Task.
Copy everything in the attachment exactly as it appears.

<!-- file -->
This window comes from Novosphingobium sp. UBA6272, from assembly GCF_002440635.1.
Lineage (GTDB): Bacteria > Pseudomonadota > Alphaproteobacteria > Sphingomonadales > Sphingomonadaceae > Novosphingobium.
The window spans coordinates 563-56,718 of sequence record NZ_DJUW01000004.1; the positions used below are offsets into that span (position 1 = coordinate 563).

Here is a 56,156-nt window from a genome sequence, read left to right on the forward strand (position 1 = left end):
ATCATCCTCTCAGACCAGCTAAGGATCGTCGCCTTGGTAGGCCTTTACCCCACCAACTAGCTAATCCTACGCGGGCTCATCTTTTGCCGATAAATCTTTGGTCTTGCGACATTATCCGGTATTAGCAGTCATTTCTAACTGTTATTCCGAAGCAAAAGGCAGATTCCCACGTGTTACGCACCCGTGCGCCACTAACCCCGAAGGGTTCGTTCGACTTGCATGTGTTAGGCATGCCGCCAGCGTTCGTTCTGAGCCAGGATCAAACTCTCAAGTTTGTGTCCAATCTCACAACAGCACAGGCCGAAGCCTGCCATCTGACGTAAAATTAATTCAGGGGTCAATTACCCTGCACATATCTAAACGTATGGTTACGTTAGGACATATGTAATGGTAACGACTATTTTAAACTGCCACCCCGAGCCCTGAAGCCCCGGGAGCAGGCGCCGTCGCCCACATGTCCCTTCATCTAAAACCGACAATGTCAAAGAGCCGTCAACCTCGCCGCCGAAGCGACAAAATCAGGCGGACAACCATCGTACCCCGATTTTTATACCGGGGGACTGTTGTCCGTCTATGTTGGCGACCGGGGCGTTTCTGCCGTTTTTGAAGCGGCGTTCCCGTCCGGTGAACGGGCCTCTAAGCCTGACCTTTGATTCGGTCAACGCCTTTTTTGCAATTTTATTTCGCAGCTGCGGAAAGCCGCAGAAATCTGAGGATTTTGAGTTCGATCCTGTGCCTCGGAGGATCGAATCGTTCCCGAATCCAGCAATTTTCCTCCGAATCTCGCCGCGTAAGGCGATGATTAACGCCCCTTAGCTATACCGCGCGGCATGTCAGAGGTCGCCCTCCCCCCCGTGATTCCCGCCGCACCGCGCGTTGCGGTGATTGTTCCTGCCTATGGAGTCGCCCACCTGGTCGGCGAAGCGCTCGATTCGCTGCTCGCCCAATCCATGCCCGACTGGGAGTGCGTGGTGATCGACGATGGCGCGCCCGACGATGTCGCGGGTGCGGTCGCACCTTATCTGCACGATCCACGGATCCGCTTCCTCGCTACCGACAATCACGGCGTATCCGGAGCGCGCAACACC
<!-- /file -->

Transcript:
This window comes from Novosphingobium sp. UBA6272, from assembly GCF_002440635.1.
Lineage (GTDB): Bacteria > Pseudomonadota > Alphaproteobacteria > Sphingomonadales > Sphingomonadaceae > Novosphingobium.
The window spans coordinates 563-56,718 of sequence record NZ_DJUW01000004.1; the positions used below are offsets into that span (position 1 = coordinate 563).

Here is a 56,156-nt window from a genome sequence, read left to right on the forward strand (position 1 = left end):
ATCATCCTCTCAGACCAGCTAAGGATCGTCGCCTTGGTAGGCCTTTACCCCACCAACTAGCTAATCCTACGCGGGCTCATCTTTTGCCGATAAATCTTTGGTCTTGCGACATTATCCGGTATTAGCAGTCATTTCTAACTGTTATTCCGAAGCAAAAGGCAGATTCCCACGTGTTACGCACCCGTGCGCCACTAACCCCGAAGGGTTCGTTCGACTTGCATGTGTTAGGCATGCCGCCAGCGTTCGTTCTGAGCCAGGATCAAACTCTCAAGTTTGTGTCCAATCTCACAACAGCACAGGCCGAAGCCTGCCATCTGACGTAAAATTAATTCAGGGGTCAATTACCCTGCACATATCTAAACGTATGGTTACGTTAGGACATATGTAATGGTAACGACTATTTTAAACTGCCACCCCGAGCCCTGAAGCCCCGGGAGCAGGCGCCGTCGCCCACATGTCCCTTCATCTAAAACCGACAATGTCAAAGAGCCGTCAACCTCGCCGCCGAAGCGACAAAATCAGGCGGACAACCATCGTACCCCGATTTTTATACCGGGGGACTGTTGTCCGTCTATGTTGGCGACCGGGGCGTTTCTGCCGTTTTTGAAGCGGCGTTCCCGTCCGGTGAACGGGCCTCTAAGCCTGACCTTTGATTCGGTCAACGCCTTTTTTGCAATTTTATTTCGCAGCTGCGGAAAGCCGCAGAAATCTGAGGATTTTGAGTTCGATCCTGTGCCTCGGAGGATCGAATCGTTCCCGAATCCAGCAATTTTCCTCCGAATCTCGCCGCGTAAGGCGATGATTAACGCCCCTTAGCTATACCGCGCGGCATGTCAGAGGTCGCCCTCCCCCCCGTGATTCCCGCCGCACCGCGCGTTGCGGTGATTGTTCCTGCCTATGGAGTCGCCCACCTGGTCGGCGAAGCGCTCGATTCGCTGCTCGCCCAATCCATGCCCGACTGGGAGTGCGTGGTGATCGACGATGGCGCGCCCGACGATGTCGCGGGTGCGGTCGCACCTTATCTGCACGATCCACGGATCCGCTTCCTCGCTACCGACAATCACGGCGTATCCGGAGCGCGCAACACC